The Harness Jewels finale needs to be moved to summer so alternate venues can be tried.

That’s the call from the Harness Racing Owners’ Association as it seeks ways to reinvigorate the concept which it says has fallen flat in recent years.

Association chairman Neil Bennett believes the marquee event needs to move away from the now established annual switch between Cambridge in the north and Ashburton in the south.

“They have to do something and Southland and Nelson are two tracks on my radar.’’

Bennett says the harness code won’t succeed in attracting non core racing people if it continues to run the Jewels in June when cold days detract from the overall experience.

And while Winton would be too big a risk in the present time slot because of bad weather, he believes a January date in the Southland province would open the Jewels up to a new and exciting experience for everyone.

“I’m an addict, I’d go anywhere but when you have a partner with you and it’s so cold in the marquee you can’t warm up, it’s hard to defend.’’

A change of date, and venues, for the Jewels isn’t as out there as you’d expect and the idea has already been debated by Harness Racing New Zealand.

HRNZ chief executive Edward Rennell knows they have been incredibly lucky with the weather in the 11 years the Jewels has been running, a couple of cold days at Ashburton the worst experienced.

“Our preference is to keep the Jewels where it is but one option is to move it to January. Horses would qualify over a calendar year rather than a racing season. You’d still have the same horses competing but it would be as three-year-olds, four-year-olds and five-year-olds.

“And the advantage of running in summer is you would have more chance of attracting non racing people and you would open up other venues with a bigger infrastructure. ‘’

Venues like Alexandra Park and Addington would then become logical options with better corporate hospitality, he said.

While it was originally mooted that clubs would tender for the rights to stage the Jewels, Rennell says alternating between Cambridge and Ashburton had worked well and kept a point of difference from other feature events at racing headquarters.

Rennell says it was always going to be difficult to retain a fresh buzz about the Jewels, just like Super Rugby, but the meeting continued to be a key part of the racing calendar.

It was misleading to draw too big a conclusion about the success or otherwise of the last Jewels at Ashburton in June, he said, when it clashed with a daytime Super Rugby clash between the Crusaders and the Highlanders in Christchurch and turnover for half the card suffered from a tote breakdown at the TAB.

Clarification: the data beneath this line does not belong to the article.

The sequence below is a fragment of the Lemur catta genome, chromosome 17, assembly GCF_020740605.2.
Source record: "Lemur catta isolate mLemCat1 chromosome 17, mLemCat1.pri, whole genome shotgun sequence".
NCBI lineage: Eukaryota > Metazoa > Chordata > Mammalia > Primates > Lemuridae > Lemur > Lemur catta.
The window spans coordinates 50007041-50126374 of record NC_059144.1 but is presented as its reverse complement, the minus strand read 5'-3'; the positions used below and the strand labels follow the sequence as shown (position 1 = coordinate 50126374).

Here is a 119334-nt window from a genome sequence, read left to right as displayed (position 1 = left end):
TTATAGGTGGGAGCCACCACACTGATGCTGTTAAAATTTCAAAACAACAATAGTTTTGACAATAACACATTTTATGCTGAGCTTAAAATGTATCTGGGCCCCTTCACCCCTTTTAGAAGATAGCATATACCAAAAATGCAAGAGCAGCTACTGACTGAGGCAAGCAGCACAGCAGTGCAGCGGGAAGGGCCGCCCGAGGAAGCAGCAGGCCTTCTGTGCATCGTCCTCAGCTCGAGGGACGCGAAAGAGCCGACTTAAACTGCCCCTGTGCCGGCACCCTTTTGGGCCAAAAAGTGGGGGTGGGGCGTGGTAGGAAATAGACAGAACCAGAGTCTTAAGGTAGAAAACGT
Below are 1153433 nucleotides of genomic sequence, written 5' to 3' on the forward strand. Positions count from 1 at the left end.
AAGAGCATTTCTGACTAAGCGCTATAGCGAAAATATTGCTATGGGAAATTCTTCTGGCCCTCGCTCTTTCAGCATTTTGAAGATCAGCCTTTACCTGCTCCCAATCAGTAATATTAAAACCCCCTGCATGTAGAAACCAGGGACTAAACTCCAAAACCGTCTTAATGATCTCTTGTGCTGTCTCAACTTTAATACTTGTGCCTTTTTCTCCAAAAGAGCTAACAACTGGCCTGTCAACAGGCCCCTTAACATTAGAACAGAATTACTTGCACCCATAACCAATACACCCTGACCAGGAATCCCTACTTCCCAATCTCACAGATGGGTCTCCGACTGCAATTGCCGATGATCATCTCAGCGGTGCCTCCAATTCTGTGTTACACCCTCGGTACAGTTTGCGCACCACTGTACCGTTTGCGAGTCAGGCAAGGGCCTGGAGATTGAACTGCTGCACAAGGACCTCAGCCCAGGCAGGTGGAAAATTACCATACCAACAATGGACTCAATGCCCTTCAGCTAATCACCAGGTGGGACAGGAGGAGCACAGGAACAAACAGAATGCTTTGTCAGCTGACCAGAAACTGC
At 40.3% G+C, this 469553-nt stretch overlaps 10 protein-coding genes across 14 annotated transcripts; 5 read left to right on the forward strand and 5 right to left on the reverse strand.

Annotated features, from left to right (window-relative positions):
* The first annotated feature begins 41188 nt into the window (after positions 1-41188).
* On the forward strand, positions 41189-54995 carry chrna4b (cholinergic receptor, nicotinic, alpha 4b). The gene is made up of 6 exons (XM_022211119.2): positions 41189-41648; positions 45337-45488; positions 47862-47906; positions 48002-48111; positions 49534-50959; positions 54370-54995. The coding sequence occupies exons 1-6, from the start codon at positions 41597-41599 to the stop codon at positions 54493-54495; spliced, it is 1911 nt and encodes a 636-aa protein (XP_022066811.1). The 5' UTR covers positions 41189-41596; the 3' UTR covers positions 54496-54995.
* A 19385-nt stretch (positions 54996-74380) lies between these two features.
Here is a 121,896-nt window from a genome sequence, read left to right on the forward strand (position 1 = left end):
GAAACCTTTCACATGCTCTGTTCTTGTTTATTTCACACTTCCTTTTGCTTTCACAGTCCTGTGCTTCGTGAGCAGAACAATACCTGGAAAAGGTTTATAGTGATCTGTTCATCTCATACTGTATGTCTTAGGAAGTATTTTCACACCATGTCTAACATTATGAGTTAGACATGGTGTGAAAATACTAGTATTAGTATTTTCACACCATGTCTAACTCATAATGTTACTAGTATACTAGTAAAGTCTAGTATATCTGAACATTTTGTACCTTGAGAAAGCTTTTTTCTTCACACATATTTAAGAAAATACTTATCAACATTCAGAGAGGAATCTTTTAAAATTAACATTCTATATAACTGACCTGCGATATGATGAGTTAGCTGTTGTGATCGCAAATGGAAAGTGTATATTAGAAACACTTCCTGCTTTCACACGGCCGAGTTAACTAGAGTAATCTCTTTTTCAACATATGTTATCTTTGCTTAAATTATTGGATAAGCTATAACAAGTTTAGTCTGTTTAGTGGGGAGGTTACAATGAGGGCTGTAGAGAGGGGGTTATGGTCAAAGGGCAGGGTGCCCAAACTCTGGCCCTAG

“It’s still performing well. It’s in the top four or five meetings of the year and achieving everything we wanted.

“This year they ran seven races on Sky 1 in Australia (which boosts betting by 30% compared with Sky 2) and that’s unheard of for a harness meeting on a Saturday. And it’s raising awareness and helping us to export other races over there.’’

While HRNZ has already approved Ashburton to run the Jewels again in 2019, Rennell says no decisions have been made beyond that.

“We’ve had feedback that some people don’t like Cambridge and Ashburton and we’re keeping an open mind. We’ve already reacted to feedback on the stakes, increasing the trotting races to $125,000 (pacing stakes are $150,000).’’

What happened here could also be affected by decisions yet to be made in Australia, he said, where there was a mindset to change the racing season to the same as the calendar year and to reduce the number of feature races run in winter.

Southern Harness Racing chairman Kevin McNaught says the province would “bend over backwards’’ to get the good horses down for the Jewels but only if it was run in summer.

“The risk of getting a bad day is too high in June. If we got a cold southerly with hail or snow, people wouldn’t forgive us for years. And even if it was good on the day if we had a bad week leading up to it the underfoot conditions wouldn’t be great.’’

McNaught says even at Ashburton this year the Jewels came close to disaster when held just one day before an horrific day’s weather on the Sunday.

While the extra cost of getting both horses and people to Southland was another factor, McNaught didn’t think it was a game wrecker.

“The fundamentals around the Jewels are right but we need to discuss some of the peripheral issues. And it’s better to show initiative and see if we need to make changes now before it stagnates and we’re forced into something.’’

McNaught, whose centralised Southern Harness Racing now runs the affairs of seven Southland and two Central Otago clubs, says with increased stakes there was a real sense of positivity in the province.

A large crowd watches Sky Major win the second of his three Harness Jewels at Cambridge in 2014. It is feared that attendances are now dwindling and the concept needs a freshener.

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